Defining minorities can be odd business Baltimore agency yses twisted logic in city's enterprise program

March 08, 1998|By GEORGE LaNOUE AND JOHN SULLIVAN

Recently, Baltimore's Board of Estimates expelled Rod Shakiba from the city's Minority Business Enterprise (MBE) program after eight years' membership.

This program, begun in 1977, provides preferences in competition for city contracts to firms owned by women and members of designated minority groups. Shakiba had just gone into debt to buy a concrete manufacturing company, in part no doubt to take advantage of his MBE status. After an anonymous phone tip from a competitor, the board decided that Shakiba, an Iranian-American, did not fit the program category Asian American.

Iran, as any atlas clearly shows, is in Asia, the largest of the world's continents, spanning the Bosporus to the Sea of Japan. But Baltimore's MBE program requires that Asians be from one of the "original peoples of the Far East, Southeast Asia, the Indian subcontinent or the Pacific Islands." This definition implies that the city has evidence showing some Asian subgroups are more likely to be victims of discrimination than others. Such evidence, however, does not exist.

Also, according to the city's definition, the business owner must be a descendant of one of the "original peoples." An interesting concept that, and presumably one on which the Board of Estimates possesses great anthropological expertise.

Plausibly, the "original people" concept emerged in 1993, when a Sudanese-American, Emil Abdelsayed, applied to the Baltimore MBE program. Although he was born in the Sudan and was certified by Maryland as an MBE owner, the board found that because he did not come from a group having origins in the "black African or Nilotic peoples" of southern Sudan, he did not qualify as an African-American.

The "original people" concept as applied to Shakiba is a bit ironic. Iranians, in their former incarnation as Persians, have been an Asian civilization since about 6000 B.C. Many people from India or Pakistan, whose citizens are clearly considered Asian Americans by the MBE program, are descendants of Shakiba's Mughal ancestors who swept into the Indian subcontinent around the 12th century A.D. The ebb and flow of Asian peoples and who were the "original" Asians would appear not to have much relevance to the competition for Baltimore concrete contracts.

Mayor Kurt L. Schmoke, who has a fine legal education, expressed discomfort about the actions taken against Shakiba and Abdelsayed. The mayor's scruples, if not his vote, were exactly right. Across the country, courts are striking down MBE programs and jurisdictions are redesigning those that remain.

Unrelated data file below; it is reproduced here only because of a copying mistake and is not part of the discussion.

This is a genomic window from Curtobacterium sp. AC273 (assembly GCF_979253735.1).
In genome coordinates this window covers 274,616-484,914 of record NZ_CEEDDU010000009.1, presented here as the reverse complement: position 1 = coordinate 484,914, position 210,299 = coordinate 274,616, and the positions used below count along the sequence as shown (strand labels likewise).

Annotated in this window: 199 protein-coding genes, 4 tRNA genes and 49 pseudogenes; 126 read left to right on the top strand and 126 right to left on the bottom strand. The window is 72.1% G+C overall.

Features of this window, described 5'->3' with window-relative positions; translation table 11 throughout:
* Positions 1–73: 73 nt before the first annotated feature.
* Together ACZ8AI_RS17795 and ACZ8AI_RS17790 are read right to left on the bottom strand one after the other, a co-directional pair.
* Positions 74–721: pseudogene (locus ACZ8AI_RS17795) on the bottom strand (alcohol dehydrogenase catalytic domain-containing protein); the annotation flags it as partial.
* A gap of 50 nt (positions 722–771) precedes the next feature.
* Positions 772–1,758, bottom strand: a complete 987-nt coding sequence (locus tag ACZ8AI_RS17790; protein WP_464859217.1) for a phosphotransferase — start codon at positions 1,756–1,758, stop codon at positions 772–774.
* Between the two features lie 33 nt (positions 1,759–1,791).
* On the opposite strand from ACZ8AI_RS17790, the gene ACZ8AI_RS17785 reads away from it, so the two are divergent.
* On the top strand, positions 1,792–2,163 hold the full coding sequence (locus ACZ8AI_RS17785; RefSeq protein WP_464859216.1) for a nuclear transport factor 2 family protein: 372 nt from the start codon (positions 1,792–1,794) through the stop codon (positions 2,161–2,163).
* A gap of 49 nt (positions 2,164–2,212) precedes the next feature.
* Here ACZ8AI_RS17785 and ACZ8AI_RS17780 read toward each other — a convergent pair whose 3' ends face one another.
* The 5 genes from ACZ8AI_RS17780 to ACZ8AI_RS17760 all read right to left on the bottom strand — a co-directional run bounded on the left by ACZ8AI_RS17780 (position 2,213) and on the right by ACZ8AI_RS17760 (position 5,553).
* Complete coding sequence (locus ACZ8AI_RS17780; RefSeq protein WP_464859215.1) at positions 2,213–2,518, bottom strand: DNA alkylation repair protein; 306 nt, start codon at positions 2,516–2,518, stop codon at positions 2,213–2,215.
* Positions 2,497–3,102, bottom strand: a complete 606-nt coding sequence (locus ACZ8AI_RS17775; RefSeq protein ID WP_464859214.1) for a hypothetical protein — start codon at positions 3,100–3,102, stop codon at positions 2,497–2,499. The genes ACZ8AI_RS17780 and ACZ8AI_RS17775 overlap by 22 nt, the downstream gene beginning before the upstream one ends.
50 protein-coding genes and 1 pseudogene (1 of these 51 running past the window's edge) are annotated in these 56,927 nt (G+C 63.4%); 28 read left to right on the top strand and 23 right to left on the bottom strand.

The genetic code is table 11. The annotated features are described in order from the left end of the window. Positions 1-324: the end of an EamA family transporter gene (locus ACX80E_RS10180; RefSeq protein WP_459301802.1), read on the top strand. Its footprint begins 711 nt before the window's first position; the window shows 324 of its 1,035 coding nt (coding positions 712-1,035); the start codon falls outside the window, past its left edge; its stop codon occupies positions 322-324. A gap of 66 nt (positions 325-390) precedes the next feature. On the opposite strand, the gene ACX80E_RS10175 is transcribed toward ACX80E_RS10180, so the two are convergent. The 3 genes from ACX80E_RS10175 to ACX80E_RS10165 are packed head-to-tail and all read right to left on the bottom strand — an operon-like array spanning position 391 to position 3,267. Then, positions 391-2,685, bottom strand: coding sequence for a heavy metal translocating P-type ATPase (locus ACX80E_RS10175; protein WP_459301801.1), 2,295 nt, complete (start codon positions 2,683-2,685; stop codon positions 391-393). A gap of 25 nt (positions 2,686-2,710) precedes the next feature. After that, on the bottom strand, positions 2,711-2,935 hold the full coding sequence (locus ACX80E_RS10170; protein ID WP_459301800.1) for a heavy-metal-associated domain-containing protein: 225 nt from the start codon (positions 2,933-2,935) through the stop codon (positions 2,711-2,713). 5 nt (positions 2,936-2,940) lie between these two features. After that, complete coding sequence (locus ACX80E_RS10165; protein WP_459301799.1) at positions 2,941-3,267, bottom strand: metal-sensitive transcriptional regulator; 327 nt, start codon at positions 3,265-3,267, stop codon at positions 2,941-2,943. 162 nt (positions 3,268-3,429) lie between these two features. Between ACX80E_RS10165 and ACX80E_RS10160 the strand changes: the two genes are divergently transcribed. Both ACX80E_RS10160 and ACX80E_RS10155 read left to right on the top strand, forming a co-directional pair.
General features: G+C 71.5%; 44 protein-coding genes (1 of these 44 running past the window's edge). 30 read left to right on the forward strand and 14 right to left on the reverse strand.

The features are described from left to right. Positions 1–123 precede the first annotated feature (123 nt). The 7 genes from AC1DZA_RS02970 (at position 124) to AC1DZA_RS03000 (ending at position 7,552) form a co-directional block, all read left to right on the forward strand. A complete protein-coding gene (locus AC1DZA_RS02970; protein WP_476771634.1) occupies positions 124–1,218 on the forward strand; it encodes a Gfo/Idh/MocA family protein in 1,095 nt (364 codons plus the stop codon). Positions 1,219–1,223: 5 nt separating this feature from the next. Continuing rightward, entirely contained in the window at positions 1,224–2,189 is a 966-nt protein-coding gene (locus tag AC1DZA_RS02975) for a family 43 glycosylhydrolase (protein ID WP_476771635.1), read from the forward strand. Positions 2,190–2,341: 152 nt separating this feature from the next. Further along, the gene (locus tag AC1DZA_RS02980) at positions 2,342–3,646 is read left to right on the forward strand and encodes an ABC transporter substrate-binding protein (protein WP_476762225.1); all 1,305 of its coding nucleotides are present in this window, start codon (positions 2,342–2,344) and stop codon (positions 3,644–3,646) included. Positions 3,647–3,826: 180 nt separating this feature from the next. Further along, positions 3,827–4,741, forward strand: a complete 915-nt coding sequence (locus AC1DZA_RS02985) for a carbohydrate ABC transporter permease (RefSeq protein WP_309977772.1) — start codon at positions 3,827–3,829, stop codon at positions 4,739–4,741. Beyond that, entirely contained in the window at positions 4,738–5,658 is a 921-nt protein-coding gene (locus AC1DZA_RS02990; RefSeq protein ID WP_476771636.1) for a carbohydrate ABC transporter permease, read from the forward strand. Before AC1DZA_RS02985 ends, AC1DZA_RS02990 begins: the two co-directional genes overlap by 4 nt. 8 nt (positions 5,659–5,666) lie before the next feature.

MBE programs operate on the principle of presumptive eligibility. For firm owners to receive a public contracting preference, they must belong to a group that is presumptively "socially disadvantaged." They do not have to prove or even claim that their businesses ever actually suffered from discrimination. In fact, using conventional measures of education, income, club memberships or residence, the owners need not actually be socially disadvantaged. All that is necessary to receive preferences is identification with a designated group.

MBE programs began in the 1960s as an attempt to help African-Americans overcome discrimination and form businesses. Championed by then-Rep. Parren J. Mitchell of Baltimore, MBE programs expanded in the federal government and throughout the nation. Gradually, the list of presumptively eligible groups expanded as well, to include persons from such unusual places as:

Republic of Palau, Republic of the Marshall Islands, Federated States of Micronesia, the Commonwealth of the Northern Mariana Islands, Guam, Samoa, Macao, Hong Kong, Fiji, Tonga, Kiribati, Tuvalu, Nauru, Sri Lanka, Bhutan, the Maldives Islands and Nepal.

Over time, African-Americans have become a minority of the MBE beneficiaries, as immigration has expanded the number of Asian American and Hispanic participants. In most programs, white women also receive preferences.

Defending the particular groups entitled to receive preferences is the great vulnerability of MBE programs. In 1989, the U.S. Supreme Court in City of Richmond vs. Crosan, found that city's MBE program unconstitutional in part because it included groups where there was no evidence of past discrimination. Consequently, in some cities, for reasons of law or politics, the preference programs have been pared down by eliminating particular groups. The Richmond MBE program now includes only African-Americans. In other cities (Philadelphia, Columbus, Ohio, and Atlanta), the groups eligible for contracting preferences have been decided through litigation.

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